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On the fate of 220Rn in soil material in dependence of water content: Implications from field and laboratory experiments

Type of publication Peer-reviewed
Publikationsform Original article (peer-reviewed)
Author Huxol Stephan, Brennwald Matthias S., Hoehn Eduard, Kipfer Rolf,
Project Rn-220 (Thoron) in ground water and soil gas (Continuation)
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Original article (peer-reviewed)

Journal Chemical Geology
Volume (Issue) 298-299
Page(s) 116 - 122
Title of proceedings Chemical Geology
DOI 10.1016/j.chemgeo.2012.01.002

Open Access

URL https://www.sciencedirect.com/science/article/pii/S0009254112000113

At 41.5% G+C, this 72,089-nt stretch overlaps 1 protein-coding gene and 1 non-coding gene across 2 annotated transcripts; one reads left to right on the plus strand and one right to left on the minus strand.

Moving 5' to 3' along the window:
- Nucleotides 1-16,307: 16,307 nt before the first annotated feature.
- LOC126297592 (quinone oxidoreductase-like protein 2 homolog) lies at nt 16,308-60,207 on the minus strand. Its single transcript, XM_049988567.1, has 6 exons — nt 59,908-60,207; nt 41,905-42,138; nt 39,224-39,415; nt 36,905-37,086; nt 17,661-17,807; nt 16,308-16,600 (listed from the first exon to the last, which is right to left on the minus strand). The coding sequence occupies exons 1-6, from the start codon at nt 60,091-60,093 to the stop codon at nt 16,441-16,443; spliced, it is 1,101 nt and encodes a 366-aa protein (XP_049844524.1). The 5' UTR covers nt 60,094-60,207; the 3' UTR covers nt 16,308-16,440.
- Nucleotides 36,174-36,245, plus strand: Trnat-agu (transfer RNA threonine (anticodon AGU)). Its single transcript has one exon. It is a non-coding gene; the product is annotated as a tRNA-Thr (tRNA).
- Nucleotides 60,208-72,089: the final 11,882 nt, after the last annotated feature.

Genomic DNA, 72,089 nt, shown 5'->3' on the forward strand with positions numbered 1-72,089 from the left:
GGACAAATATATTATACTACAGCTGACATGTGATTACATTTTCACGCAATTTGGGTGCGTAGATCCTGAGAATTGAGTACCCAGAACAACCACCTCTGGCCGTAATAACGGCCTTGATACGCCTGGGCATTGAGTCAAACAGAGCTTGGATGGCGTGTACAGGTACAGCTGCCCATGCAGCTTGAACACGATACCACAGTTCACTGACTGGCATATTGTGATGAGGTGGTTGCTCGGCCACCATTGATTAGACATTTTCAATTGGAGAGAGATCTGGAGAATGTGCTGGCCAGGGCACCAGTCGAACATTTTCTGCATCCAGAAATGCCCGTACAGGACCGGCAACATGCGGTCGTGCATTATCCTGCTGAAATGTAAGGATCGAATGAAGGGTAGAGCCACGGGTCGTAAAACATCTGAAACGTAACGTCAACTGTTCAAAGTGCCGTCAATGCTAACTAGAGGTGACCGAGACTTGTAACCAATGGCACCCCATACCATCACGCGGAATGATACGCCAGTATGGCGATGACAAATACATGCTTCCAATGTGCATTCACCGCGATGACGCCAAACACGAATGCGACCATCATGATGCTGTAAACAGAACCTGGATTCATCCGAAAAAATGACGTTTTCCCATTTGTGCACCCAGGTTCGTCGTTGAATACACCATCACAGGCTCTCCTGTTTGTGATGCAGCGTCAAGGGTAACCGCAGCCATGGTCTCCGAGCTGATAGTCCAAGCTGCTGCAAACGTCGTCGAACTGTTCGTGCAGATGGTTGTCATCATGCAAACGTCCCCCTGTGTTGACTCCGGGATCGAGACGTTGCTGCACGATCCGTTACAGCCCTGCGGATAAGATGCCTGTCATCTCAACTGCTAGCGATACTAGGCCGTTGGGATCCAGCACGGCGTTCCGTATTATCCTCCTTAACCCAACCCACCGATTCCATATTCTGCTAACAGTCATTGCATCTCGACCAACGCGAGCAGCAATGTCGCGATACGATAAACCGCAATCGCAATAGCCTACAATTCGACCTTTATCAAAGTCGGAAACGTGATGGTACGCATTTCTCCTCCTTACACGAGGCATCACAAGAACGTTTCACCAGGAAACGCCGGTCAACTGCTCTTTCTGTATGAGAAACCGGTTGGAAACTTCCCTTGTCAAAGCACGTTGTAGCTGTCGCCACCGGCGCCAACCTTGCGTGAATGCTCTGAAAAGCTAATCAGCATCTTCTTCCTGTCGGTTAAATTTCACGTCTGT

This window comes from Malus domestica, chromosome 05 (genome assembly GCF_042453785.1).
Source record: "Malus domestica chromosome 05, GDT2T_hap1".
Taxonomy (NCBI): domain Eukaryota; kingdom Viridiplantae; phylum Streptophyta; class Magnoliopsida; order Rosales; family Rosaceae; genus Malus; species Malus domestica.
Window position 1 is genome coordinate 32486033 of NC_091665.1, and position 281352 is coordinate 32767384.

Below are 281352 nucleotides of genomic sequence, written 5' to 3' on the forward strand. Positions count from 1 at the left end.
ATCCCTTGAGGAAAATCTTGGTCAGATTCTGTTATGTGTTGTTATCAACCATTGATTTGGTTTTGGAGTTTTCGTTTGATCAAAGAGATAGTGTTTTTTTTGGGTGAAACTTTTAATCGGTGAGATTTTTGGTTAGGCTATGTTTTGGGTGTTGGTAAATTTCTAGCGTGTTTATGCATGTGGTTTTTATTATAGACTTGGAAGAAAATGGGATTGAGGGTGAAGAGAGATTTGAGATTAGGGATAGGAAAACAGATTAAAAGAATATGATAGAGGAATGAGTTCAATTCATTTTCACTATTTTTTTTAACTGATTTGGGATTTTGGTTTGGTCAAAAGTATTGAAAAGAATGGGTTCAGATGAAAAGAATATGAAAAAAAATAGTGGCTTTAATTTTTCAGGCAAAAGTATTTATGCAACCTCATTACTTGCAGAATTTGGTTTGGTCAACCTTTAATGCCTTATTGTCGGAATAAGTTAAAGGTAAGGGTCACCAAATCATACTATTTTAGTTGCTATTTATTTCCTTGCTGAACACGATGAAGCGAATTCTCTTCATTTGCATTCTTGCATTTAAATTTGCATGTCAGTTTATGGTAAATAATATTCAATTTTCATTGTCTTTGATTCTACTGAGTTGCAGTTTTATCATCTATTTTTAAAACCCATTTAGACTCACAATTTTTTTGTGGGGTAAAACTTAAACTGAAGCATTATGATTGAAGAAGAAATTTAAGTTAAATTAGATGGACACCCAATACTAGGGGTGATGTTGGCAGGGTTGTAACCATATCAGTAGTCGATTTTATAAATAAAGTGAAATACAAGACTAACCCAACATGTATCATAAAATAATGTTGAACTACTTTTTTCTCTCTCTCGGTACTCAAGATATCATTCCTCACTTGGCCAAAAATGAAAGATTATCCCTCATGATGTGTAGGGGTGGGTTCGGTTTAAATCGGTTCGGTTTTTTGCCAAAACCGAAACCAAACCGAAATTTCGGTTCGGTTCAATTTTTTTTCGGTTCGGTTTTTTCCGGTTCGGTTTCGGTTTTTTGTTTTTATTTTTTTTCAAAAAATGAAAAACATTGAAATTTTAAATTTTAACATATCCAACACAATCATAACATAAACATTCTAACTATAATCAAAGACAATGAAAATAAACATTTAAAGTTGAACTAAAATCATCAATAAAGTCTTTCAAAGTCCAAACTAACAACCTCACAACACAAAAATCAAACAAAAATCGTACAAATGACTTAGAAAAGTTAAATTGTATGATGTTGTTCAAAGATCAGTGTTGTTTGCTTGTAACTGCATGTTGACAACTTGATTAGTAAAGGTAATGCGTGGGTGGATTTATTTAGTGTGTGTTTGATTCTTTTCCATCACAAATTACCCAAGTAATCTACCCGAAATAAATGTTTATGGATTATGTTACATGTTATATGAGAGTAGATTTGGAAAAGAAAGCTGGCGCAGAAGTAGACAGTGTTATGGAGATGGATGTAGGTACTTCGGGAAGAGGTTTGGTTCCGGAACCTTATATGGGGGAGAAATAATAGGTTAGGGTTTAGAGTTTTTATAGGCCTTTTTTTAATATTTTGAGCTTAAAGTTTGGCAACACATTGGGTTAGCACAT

Type of Open Access Green OA Embargo (Freely available via Repository after an embargo)

Abstract

To study the potential of 220Rn as a groundwater tracer, we analyzed different groundwater systems with a laboratory-proven radon-in-water detection system. However, with one single exception, no 220Rn was detected in the groundwater, although 222Rn was always present at high concentrations. Field observations of 220Rn and 222Rn in soil gas revealed soil water content to be the crucial control for 220Rn release from soil grains to soil pores. We identified water films around and water menisci between the soil grains to impede the diffusive transport of 220Rn. This finding was confirmed by the results of laboratory experiments with monazite pebbles and manganese sand, which both are 220Rn sources. Besides the water content, the laboratory experiments also identified the water flow (turbulent in the experiment versus laminar in groundwater) to control the 220Rn emanation. The laminar flow condition in groundwater, together with the soil water content, set a conceptual frame to explain why 220Rn can be detected in unsaturated soil but not in groundwater.
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